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Re: Beyond Stereo to multiple Speakers

Postby polikimre » Sun Sep 26, 2010 9:35 am

Back to the original question:

you can always route some higher pitched ranks (ones not requiring a sub) to a new pair of speakers, and send the lower ranks to you Behringers through the sub. Alternatively, you can plit the sub off the speakers and set up a channel for it, and send the bottom octaves of the lower ranks directly to it. In either case you'll have to do some voicing to match the sound of the different ranks in amplitude and brightness.
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Re: Beyond Stereo to multiple Speakers

Postby gingercat » Sun Sep 26, 2010 10:28 am

polikimre wrote:split the sub off the speakers and set up a channel for it, and send the bottom octaves of the lower ranks directly to it.

I wouldn't advise sending the bottom octaves solely to a sub as you will lose a whole load of higher frequencies that are still present in even the lowest notes.
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Re: Beyond Stereo to multiple Speakers

Postby David Pinnegar » Sun Sep 26, 2010 11:11 am

gingercat wrote:I wouldn't advise sending the bottom octaves solely to a sub as you will lose a whole load of higher frequencies that are still present in even the lowest notes.


Hi!

There's a lot of sense in that - it depends how seamlessly ones speakers are integrated spacially and as to whether the low frequencies can give the illusion of coming from the same source

Best wishes

David P
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Re: Beyond Stereo to multiple Speakers

Postby polikimre » Sun Sep 26, 2010 11:56 am

Sorry, that's what I meant, I probably wasn't too clear. So either send en entire rank to sub+speakers (preferably a 16ft rank), or just send the bottom portion of a rank.
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Re: Beyond Stereo to multiple Speakers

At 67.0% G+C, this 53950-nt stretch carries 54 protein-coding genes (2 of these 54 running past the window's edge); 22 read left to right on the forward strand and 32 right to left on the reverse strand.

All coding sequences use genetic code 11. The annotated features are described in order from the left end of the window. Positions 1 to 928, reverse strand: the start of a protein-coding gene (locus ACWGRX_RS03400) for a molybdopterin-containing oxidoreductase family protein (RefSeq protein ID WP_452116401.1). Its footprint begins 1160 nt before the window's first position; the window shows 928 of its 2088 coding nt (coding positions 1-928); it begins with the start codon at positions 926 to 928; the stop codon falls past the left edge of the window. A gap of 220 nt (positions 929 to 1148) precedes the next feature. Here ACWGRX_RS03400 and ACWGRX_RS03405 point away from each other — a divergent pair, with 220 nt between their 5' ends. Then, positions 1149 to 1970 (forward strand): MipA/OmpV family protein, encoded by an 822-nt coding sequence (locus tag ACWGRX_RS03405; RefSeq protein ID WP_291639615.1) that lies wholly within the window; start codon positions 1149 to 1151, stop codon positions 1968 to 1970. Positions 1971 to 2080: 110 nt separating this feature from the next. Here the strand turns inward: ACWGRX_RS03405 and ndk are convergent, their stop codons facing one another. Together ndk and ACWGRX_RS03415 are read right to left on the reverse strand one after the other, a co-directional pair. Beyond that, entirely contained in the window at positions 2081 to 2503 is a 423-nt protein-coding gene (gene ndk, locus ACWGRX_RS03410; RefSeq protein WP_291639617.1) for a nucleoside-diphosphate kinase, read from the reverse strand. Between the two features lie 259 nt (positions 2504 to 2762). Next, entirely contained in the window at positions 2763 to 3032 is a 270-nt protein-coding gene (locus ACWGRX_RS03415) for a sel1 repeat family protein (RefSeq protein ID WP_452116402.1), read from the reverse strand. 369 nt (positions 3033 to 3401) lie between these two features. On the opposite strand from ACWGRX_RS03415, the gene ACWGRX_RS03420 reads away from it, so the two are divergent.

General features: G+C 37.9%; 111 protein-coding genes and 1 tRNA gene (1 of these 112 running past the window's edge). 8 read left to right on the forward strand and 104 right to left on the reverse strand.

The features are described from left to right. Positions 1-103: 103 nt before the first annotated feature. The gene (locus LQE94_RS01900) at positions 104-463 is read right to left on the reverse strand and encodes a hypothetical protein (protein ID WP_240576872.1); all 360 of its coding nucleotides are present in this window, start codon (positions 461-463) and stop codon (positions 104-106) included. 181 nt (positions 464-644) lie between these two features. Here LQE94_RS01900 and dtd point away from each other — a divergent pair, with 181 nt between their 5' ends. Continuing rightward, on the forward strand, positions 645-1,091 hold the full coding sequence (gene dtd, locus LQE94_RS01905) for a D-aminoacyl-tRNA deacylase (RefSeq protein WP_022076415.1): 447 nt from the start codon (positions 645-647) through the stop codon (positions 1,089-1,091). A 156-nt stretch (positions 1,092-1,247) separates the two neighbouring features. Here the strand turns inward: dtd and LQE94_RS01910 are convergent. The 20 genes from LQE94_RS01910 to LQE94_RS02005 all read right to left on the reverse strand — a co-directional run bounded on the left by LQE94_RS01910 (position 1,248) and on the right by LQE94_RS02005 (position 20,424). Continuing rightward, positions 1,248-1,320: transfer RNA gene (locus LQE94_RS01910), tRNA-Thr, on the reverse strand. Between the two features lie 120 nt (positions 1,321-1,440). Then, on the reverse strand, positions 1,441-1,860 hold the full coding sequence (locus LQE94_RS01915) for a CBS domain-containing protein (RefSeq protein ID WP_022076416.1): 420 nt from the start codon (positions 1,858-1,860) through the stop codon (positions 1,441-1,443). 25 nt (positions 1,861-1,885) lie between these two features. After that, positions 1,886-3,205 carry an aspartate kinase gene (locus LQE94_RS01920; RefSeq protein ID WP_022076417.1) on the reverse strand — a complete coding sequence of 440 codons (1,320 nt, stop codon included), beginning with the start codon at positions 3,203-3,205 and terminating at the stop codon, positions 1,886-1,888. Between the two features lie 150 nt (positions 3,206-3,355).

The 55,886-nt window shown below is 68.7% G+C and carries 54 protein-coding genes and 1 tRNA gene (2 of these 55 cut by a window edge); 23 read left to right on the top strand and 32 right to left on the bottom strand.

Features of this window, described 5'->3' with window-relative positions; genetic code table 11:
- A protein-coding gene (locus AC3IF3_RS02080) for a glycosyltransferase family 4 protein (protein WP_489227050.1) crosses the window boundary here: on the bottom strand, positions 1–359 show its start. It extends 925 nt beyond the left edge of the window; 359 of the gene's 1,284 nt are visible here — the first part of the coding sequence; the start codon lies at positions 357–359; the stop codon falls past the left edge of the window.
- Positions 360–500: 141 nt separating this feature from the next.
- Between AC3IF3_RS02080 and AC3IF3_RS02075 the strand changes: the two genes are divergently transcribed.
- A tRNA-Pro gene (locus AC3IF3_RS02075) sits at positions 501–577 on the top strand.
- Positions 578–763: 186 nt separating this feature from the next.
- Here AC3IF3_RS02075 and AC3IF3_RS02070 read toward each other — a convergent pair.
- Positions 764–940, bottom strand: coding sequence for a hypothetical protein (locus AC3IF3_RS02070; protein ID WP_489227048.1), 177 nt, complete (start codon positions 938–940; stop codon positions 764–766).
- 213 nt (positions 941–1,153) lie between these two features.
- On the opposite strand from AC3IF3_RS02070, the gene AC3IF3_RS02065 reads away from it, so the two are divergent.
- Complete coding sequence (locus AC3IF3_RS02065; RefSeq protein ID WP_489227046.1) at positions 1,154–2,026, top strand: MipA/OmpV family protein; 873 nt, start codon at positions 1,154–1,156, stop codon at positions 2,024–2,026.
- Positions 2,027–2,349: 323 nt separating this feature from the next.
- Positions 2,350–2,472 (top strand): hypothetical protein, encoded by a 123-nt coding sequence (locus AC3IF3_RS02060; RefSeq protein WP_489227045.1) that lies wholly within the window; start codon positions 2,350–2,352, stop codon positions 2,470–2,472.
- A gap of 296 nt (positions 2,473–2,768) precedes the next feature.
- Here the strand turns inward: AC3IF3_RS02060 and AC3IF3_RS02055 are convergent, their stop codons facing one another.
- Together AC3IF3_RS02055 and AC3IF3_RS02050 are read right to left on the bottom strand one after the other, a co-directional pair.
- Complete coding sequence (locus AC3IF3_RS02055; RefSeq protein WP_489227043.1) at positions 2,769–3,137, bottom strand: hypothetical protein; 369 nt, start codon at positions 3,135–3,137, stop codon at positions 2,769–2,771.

Postby toplayer2 » Sun Sep 26, 2010 4:02 pm

For wet sampled organs recorded with microphones in a fixed location a case can be made for using two high quality speakers as the result will be essentially the same as listening to a recording of the original organ through those speakers. This does nothing to mitigate IM distortion, but this will be masked to some extent by the music signal. IM distortion is not manifested as beats which are instead caused by tuning effects between two or more intervals. IM is the spurious generation of completely inharmonic signals which are very offensive to the ear. This is often most noticeable with minor and major thirds, but often other intervals as well. Dividing notes among multiple audio channels is effective for combatting IM distortions.

Dry sampled organs will exhibit "signal mixing" effect as described by Pykett. By routing signals with similar spectral distributions to mutliple audio channels one can effectively mitigate this effect. To the ear, signal mixing will cause the ensemble sound to become progressively harsher as more and more stops are layered.

A lot of low quality speakers will not produce a high quality sound. One pair of very accurate speakers may well out-perform a half dozen moderately accurate speakers.

When using Hauptwerk's routing algorithms it helps to use identical speaker models to avoid noticeable timbre shifts as notes move among the members of a group.